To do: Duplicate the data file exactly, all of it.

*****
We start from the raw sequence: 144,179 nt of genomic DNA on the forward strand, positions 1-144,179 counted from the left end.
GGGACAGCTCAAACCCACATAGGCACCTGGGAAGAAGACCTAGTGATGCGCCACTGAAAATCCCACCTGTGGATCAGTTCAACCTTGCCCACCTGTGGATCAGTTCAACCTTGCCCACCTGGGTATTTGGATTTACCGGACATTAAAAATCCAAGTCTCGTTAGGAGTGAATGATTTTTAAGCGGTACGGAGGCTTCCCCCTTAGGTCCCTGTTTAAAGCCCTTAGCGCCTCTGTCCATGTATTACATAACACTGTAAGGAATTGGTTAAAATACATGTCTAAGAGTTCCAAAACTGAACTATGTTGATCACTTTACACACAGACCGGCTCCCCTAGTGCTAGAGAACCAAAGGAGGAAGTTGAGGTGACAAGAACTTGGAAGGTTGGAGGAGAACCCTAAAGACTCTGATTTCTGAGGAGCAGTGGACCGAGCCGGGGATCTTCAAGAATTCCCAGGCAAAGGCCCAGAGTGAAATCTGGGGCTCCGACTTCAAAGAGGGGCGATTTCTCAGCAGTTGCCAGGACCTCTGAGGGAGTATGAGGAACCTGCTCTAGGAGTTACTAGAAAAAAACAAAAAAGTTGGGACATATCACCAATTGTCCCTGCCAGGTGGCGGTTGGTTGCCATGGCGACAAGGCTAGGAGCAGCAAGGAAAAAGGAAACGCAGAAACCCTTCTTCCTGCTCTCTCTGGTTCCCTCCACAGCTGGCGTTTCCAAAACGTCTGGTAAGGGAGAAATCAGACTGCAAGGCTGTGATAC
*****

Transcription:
We start from the raw sequence: 144,179 nt of genomic DNA on the forward strand, positions 1-144,179 counted from the left end.
GGGACAGCTCAAACCCACATAGGCACCTGGGAAGAAGACCTAGTGATGCGCCACTGAAAATCCCACCTGTGGATCAGTTCAACCTTGCCCACCTGTGGATCAGTTCAACCTTGCCCACCTGGGTATTTGGATTTACCGGACATTAAAAATCCAAGTCTCGTTAGGAGTGAATGATTTTTAAGCGGTACGGAGGCTTCCCCCTTAGGTCCCTGTTTAAAGCCCTTAGCGCCTCTGTCCATGTATTACATAACACTGTAAGGAATTGGTTAAAATACATGTCTAAGAGTTCCAAAACTGAACTATGTTGATCACTTTACACACAGACCGGCTCCCCTAGTGCTAGAGAACCAAAGGAGGAAGTTGAGGTGACAAGAACTTGGAAGGTTGGAGGAGAACCCTAAAGACTCTGATTTCTGAGGAGCAGTGGACCGAGCCGGGGATCTTCAAGAATTCCCAGGCAAAGGCCCAGAGTGAAATCTGGGGCTCCGACTTCAAAGAGGGGCGATTTCTCAGCAGTTGCCAGGACCTCTGAGGGAGTATGAGGAACCTGCTCTAGGAGTTACTAGAAAAAAACAAAAAAGTTGGGACATATCACCAATTGTCCCTGCCAGGTGGCGGTTGGTTGCCATGGCGACAAGGCTAGGAGCAGCAAGGAAAAAGGAAACGCAGAAACCCTTCTTCCTGCTCTCTCTGGTTCCCTCCACAGCTGGCGTTTCCAAAACGTCTGGTAAGGGAGAAATCAGACTGCAAGGCTGTGATAC